2016-01-01

    DNA amplification is required for most molecular diagnostic applications, but conventional polymerase chain reaction (PCR) has disadvantages for field testing. Isothermal amplification techniques are being developed to respond to this problem. One of them is the recombinase polymerase amplification (RPA) that operates at isothermal conditions without sacrificing specificity and sensitivity in easy-to-use formats. In this work, RPA was used for the optical detection of solid-phase amplification of the potential biowarfare agent Yersinia pestis. Thiolated forward primers were immobilized on the surface of maleimide-activated microtitre plates for the quantitative detection of synthetic and genomic DNA, with elongation occurring only in the presence of the specific template DNA and solution phase reverse primers. Quantitative detection was achieved via the use of biotinylated reverse primers and post-amplification addition of streptavidin-HRP conjugate. The overall time of amplification and detection was less than 1 h at a constant temperature of 37 °C. Single-stranded DNA (ssDNA) and double-stranded DNA (dsDNA) sequences were detected, achieving detection limits of 4.04*10(-13) and 3.14*10(-16) M, respectively. The system demonstrated high specificity with negligible responses to non-specific targets.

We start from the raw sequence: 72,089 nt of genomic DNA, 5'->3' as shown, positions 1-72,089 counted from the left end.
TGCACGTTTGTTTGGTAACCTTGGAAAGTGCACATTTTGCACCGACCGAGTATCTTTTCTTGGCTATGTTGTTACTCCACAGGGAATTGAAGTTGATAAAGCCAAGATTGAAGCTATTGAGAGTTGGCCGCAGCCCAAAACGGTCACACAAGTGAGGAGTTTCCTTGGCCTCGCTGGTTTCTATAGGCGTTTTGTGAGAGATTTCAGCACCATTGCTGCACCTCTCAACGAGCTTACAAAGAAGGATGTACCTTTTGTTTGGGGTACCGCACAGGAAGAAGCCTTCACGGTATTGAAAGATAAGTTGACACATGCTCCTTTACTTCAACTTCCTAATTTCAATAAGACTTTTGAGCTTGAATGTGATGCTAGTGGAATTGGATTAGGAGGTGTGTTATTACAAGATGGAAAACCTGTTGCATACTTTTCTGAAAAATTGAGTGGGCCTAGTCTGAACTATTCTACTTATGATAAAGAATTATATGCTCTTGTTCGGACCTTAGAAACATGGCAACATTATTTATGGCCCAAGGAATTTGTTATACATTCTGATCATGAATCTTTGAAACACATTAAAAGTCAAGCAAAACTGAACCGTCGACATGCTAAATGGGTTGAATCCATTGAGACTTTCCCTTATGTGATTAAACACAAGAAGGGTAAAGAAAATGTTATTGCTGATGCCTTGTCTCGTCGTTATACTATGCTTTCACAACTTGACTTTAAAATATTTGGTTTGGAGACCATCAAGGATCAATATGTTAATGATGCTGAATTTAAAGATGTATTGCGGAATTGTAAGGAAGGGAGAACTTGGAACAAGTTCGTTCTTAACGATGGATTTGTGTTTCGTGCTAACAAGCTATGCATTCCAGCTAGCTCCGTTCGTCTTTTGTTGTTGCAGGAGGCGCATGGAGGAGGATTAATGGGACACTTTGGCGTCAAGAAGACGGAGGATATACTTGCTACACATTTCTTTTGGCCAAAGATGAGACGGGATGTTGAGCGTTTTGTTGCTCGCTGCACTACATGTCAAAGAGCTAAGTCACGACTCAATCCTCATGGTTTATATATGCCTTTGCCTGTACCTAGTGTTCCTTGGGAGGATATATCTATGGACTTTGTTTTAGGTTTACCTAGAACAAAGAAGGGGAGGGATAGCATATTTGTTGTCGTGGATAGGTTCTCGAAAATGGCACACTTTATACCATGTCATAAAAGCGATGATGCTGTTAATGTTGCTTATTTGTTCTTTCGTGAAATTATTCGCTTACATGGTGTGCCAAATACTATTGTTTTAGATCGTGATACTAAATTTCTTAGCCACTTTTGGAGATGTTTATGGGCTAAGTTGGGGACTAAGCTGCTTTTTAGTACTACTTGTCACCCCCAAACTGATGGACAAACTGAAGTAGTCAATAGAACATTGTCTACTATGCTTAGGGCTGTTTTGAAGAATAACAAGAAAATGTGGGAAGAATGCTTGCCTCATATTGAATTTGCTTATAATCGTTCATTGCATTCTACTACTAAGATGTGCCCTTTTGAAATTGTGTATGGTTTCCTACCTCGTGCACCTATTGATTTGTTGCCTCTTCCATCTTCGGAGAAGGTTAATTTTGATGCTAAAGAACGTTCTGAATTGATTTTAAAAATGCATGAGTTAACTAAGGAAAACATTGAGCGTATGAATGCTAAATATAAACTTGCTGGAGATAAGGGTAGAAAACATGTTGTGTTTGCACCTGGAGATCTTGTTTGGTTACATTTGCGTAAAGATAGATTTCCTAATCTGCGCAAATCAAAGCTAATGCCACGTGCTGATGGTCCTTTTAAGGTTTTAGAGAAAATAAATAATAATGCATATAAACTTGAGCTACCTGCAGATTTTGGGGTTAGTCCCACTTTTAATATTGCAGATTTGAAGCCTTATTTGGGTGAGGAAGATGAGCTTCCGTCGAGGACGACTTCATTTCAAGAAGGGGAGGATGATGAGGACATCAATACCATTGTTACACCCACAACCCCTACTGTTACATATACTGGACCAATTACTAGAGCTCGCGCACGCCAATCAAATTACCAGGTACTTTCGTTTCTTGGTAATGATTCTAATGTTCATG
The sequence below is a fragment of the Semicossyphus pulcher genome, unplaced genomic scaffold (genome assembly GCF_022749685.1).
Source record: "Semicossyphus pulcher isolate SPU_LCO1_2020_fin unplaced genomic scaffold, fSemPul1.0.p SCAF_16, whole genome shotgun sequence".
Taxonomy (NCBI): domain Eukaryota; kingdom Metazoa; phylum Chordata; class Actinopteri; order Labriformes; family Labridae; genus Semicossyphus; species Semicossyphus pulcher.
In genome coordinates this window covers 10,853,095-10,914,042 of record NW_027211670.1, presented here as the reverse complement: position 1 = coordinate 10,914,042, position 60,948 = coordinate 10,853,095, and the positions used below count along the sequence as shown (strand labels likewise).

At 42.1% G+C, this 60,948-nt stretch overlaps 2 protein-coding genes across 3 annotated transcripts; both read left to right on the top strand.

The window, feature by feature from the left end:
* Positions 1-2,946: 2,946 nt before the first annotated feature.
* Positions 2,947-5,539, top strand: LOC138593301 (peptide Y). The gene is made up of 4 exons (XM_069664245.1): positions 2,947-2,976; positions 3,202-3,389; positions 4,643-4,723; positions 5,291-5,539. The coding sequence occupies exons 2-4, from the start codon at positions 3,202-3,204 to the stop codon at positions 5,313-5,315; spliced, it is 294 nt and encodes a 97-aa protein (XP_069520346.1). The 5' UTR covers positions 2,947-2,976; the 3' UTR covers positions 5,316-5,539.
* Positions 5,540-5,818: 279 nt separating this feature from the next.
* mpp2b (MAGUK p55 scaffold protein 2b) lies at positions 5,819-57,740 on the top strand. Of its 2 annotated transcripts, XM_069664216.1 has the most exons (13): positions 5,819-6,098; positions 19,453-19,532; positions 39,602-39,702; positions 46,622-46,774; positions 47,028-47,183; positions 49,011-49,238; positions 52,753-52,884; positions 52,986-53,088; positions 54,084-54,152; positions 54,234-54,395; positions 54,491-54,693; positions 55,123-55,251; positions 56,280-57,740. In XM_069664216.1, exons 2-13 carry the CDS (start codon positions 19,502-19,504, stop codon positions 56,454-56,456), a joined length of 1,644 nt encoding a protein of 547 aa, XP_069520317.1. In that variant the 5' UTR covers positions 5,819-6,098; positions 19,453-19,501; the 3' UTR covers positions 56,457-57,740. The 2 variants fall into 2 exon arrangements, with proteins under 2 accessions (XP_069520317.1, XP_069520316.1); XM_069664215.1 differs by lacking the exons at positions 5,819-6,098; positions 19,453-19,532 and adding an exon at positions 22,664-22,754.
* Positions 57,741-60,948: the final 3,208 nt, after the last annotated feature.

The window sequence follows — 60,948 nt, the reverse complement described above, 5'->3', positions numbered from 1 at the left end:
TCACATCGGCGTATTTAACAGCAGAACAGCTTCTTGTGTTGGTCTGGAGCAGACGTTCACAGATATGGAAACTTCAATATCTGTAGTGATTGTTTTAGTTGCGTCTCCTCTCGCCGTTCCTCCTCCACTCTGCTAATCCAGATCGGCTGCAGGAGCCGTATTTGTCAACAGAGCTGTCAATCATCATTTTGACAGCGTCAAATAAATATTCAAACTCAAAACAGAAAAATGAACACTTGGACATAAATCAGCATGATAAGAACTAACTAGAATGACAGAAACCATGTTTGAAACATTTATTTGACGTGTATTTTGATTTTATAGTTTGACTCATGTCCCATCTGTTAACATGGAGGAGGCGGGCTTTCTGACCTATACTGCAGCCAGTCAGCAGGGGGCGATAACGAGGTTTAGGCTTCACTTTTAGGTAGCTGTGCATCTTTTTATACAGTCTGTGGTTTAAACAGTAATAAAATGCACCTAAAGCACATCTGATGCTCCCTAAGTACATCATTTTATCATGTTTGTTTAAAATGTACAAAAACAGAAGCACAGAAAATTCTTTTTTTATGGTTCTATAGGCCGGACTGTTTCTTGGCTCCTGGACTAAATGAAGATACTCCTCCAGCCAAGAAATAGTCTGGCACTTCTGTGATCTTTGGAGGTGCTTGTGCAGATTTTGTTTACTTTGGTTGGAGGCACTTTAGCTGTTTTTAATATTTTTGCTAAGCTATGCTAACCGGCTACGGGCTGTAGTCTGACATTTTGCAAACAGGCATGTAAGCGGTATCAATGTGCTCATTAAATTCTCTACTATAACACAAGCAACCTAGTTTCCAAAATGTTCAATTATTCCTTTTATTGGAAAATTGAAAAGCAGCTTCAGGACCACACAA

19. A Rapid and Simple Integrated Extraction Amplification and Detection Device for Y. pestis

    DTIC Science & Technology

    2000-10-01

    strumented technologies of DNA microarrays and related - microfluidics . 3- 5 By contrast, our company is focusing on the development of relatively simple... radioactive labels into the Ed.. Cold Spring Harbor Laboratory. Cold Spring Harbor. amplification reactions for the detection of nucleic acids is N.Y